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Game on! Need help sticking to healthy habits? Turn everyday life into a game--and rack up rewards.

What if life were like a video game? You'd get points for brushing your teeth. By playing soccer and walking Fido, you'd earn merit badges and go to the next level. You'd be motivated to get moving.

That's just what researchers are hoping to accomplish with new smartphone apps, wearable devices, and other gadgets that track physical activity and good habits. Players rack up points based on the number of steps they take or chores they complete-even for getting a good night's sleep. Then they log into an online account to collect virtual trophies or compete with friends for the high score.

But the idea of "gamifying" good habits isn't only about the fun factor. It's based on the way the human brain responds to rewards. And in many cases--as with your health--the stakes are much higher than those in a video game.


Many self-tracking devices target a growing problem: People have slipped into a sedentary lifestyle involving little physical activity. According to psychologist Steve Cole, this isn't because people aren't interested in doing anything. One reason is that people no longer have to be physically active to experience excitement. Via video games, "you can go to outer space, fly airplanes, and become a completely different person, all without ever leaving your living room," says Cole, who works at HopeLab in California--a company that uses technology to improve kids' health. "You can do all the things electronically that you used to have to go out into the world to accomplish."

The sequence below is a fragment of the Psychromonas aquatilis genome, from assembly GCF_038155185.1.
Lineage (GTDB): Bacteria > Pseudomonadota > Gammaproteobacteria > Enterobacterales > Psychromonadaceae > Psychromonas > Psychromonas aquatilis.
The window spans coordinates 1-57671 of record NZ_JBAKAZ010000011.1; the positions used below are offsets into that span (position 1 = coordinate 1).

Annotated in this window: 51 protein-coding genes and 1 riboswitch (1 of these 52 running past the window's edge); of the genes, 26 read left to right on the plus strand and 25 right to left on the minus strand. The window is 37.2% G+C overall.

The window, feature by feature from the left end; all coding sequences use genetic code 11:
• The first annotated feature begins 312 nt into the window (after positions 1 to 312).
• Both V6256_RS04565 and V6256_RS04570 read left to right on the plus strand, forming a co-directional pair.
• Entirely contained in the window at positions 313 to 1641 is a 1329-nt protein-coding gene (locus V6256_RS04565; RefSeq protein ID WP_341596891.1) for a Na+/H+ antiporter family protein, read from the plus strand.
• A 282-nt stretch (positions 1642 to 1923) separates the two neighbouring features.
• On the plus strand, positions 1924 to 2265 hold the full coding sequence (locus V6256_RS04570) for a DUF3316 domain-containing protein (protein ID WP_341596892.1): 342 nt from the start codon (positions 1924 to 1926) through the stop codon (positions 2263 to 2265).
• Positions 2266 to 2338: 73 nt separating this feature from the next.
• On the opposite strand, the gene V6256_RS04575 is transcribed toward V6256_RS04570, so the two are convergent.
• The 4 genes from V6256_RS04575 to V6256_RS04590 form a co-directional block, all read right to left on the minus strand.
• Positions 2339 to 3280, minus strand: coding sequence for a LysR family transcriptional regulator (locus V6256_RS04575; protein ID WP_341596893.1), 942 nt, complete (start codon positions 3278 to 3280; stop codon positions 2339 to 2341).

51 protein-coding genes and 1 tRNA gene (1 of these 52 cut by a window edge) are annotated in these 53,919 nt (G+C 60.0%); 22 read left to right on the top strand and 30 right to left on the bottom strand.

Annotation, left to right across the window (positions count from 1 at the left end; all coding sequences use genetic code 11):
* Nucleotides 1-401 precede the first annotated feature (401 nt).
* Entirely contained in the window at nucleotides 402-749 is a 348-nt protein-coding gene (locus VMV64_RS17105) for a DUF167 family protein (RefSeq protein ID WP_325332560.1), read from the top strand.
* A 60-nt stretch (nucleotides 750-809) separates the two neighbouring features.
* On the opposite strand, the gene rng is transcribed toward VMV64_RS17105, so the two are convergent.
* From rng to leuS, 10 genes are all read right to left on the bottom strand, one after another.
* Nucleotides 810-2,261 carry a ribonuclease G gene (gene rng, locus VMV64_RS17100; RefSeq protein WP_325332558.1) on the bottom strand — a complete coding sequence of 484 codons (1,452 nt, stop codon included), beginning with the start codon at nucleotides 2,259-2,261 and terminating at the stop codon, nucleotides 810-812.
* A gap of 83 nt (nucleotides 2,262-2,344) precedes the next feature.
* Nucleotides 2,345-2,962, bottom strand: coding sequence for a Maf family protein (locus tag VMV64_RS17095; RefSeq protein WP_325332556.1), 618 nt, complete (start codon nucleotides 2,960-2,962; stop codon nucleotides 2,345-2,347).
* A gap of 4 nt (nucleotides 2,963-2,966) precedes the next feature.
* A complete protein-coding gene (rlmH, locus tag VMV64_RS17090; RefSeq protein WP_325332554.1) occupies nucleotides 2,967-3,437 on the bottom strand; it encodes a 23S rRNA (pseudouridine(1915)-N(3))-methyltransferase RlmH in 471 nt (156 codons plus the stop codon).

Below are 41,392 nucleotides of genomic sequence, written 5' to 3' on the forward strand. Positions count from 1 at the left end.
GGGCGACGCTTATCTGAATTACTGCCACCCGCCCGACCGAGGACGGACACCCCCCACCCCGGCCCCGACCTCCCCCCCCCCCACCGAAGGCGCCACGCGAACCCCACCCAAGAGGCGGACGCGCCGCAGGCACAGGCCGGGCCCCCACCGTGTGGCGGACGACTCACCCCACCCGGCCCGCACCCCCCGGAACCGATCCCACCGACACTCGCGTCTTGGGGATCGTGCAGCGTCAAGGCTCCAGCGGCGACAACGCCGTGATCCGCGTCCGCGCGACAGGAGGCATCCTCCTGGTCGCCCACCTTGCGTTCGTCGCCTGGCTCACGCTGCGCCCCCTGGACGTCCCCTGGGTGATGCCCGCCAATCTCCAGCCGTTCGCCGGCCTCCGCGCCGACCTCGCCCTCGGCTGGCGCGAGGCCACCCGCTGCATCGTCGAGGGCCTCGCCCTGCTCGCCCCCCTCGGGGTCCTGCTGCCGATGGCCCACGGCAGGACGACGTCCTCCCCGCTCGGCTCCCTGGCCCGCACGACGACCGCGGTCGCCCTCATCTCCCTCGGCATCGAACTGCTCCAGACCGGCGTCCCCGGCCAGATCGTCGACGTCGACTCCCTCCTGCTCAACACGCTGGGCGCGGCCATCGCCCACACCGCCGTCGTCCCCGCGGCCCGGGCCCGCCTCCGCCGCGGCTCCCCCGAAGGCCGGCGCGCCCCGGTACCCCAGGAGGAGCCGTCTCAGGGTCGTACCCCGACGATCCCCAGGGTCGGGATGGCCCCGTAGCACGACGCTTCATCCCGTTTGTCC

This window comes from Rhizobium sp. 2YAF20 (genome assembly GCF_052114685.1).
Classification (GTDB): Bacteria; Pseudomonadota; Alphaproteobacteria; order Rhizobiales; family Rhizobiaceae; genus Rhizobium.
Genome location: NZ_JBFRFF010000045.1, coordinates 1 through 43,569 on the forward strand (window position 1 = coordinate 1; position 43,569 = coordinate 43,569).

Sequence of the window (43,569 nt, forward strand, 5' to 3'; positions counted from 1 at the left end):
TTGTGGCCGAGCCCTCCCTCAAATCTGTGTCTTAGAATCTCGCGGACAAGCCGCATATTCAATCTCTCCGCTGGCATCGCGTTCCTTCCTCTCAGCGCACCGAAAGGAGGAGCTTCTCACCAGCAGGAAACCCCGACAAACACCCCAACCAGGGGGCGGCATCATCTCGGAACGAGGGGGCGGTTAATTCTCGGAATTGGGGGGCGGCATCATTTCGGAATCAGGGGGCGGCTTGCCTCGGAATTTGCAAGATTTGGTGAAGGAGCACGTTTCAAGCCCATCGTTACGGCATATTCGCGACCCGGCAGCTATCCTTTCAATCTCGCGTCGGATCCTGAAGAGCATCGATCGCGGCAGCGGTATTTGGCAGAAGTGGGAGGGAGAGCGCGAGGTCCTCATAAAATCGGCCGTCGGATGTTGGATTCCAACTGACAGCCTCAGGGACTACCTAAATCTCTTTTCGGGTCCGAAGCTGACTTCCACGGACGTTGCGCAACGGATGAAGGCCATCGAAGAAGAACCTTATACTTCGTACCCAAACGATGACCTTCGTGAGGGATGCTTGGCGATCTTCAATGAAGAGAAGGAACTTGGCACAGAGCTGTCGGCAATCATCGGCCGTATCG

But physical activity is important for developing a healthy heart, strengthening bones, and preventing obesity--a condition in which a person has too much body fat, which increases the risk of life-threatening diseases. Kevin Patrick, a doctor who studies family and preventive medicine at the University of California, San Diego, says that the answer isn't avoiding computer games. "Rather than trying to get people away from using things that they enjoy, can we find ways to use the things that people enjoy to make them healthier?" he asks.


One way to help people pursue good habits is to capitalize on one of the most appealing aspects of computer games: the quest for rewards. The human brain is wired with a drive to succeed. Anticipating a reward--whether a monetary prize or a virtual trophy--activates a circuit in the brain called the ventral striatum. A brain chemical called dopamine floods this circuit, creating a pleasurable feeling and motivating people to pursue goals. "People are programmed to succeed in just about any circumstance that they're dropped into," says Cole.

Cole and his colleagues at HopeLabs used this principle to create an online rewards system called Zamzee. Players wear a meter that tracks physical activity. When they upload data to the Zamzee Web site, their online avatars move along a path toward completion of a level. Along the way, they unlock rewards such as avatar accessories.